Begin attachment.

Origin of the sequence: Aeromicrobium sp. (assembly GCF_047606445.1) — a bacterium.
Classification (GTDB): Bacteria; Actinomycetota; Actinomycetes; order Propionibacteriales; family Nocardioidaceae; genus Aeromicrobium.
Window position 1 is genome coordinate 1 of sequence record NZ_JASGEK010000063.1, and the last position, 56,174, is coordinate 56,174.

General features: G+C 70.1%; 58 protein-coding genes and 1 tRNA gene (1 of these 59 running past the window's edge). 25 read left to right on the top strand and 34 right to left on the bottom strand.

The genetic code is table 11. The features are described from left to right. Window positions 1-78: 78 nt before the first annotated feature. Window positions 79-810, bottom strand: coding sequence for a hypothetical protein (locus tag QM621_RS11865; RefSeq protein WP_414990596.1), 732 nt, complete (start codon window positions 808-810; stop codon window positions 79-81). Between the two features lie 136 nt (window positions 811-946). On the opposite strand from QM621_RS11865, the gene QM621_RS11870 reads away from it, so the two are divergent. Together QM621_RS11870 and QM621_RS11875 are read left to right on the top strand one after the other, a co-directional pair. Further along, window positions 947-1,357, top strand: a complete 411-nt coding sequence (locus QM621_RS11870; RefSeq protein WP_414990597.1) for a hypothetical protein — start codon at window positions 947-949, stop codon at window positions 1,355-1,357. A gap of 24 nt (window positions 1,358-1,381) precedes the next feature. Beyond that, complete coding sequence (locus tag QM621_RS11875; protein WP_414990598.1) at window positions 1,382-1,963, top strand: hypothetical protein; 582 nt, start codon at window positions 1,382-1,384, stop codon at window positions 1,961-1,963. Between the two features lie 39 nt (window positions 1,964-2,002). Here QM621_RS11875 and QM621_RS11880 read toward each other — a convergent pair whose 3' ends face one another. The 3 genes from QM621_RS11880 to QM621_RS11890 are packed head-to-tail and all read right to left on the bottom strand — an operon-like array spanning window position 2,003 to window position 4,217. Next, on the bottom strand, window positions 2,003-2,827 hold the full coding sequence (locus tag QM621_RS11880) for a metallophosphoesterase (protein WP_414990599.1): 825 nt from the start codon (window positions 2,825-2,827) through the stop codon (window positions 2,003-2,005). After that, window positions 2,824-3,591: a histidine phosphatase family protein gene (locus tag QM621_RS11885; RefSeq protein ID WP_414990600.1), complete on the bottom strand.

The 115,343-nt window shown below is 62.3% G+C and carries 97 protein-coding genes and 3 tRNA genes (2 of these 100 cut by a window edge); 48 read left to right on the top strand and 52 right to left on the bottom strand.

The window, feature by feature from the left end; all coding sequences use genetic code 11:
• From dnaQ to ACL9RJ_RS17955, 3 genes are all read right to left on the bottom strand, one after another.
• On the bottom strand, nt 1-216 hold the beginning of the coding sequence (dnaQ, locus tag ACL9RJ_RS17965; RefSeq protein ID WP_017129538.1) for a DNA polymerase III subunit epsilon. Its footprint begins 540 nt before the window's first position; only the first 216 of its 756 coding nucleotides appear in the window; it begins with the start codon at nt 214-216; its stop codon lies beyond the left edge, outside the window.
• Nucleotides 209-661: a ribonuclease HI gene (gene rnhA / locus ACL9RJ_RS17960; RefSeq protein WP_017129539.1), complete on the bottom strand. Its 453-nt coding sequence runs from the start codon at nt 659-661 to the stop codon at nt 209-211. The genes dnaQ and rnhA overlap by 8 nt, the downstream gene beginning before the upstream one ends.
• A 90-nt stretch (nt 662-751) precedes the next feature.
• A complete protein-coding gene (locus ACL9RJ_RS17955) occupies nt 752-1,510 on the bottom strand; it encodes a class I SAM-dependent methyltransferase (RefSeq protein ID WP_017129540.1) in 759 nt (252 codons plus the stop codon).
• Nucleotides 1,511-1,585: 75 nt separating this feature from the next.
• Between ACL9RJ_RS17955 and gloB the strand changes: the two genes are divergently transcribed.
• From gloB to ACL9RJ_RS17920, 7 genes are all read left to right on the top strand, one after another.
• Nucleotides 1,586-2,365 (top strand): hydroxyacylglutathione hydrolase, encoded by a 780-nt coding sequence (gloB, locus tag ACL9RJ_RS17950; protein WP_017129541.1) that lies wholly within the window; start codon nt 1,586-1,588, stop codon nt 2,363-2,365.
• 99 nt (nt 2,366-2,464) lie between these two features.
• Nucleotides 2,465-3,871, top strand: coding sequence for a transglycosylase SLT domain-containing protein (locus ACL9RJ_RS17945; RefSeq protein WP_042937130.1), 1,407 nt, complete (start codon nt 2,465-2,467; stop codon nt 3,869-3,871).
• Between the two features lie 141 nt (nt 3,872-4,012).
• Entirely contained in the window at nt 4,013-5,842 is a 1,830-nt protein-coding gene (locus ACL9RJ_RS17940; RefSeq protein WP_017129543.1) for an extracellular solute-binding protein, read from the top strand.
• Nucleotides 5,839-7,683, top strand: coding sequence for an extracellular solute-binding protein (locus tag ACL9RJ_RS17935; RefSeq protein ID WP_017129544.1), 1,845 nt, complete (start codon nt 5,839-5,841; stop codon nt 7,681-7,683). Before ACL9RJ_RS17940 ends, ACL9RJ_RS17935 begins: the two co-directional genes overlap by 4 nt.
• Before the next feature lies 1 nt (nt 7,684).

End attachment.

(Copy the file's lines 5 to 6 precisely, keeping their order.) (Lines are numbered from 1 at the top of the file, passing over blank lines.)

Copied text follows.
The genetic code is table 11. The features are described from left to right. Window positions 1-78: 78 nt before the first annotated feature. Window positions 79-810, bottom strand: coding sequence for a hypothetical protein (locus tag QM621_RS11865; RefSeq protein WP_414990596.1), 732 nt, complete (start codon window positions 808-810; stop codon window positions 79-81). Between the two features lie 136 nt (window positions 811-946). On the opposite strand from QM621_RS11865, the gene QM621_RS11870 reads away from it, so the two are divergent. Together QM621_RS11870 and QM621_RS11875 are read left to right on the top strand one after the other, a co-directional pair. Further along, window positions 947-1,357, top strand: a complete 411-nt coding sequence (locus QM621_RS11870; RefSeq protein WP_414990597.1) for a hypothetical protein — start codon at window positions 947-949, stop codon at window positions 1,355-1,357. A gap of 24 nt (window positions 1,358-1,381) precedes the next feature. Beyond that, complete coding sequence (locus tag QM621_RS11875; protein WP_414990598.1) at window positions 1,382-1,963, top strand: hypothetical protein; 582 nt, start codon at window positions 1,382-1,384, stop codon at window positions 1,961-1,963. Between the two features lie 39 nt (window positions 1,964-2,002). Here QM621_RS11875 and QM621_RS11880 read toward each other — a convergent pair whose 3' ends face one another. The 3 genes from QM621_RS11880 to QM621_RS11890 are packed head-to-tail and all read right to left on the bottom strand — an operon-like array spanning window position 2,003 to window position 4,217. Next, on the bottom strand, window positions 2,003-2,827 hold the full coding sequence (locus tag QM621_RS11880) for a metallophosphoesterase (protein WP_414990599.1): 825 nt from the start codon (window positions 2,825-2,827) through the stop codon (window positions 2,003-2,005). After that, window positions 2,824-3,591: a histidine phosphatase family protein gene (locus tag QM621_RS11885; RefSeq protein ID WP_414990600.1), complete on the bottom strand.

The 115,343-nt window shown below is 62.3% G+C and carries 97 protein-coding genes and 3 tRNA genes (2 of these 100 cut by a window edge); 48 read left to right on the top strand and 52 right to left on the bottom strand.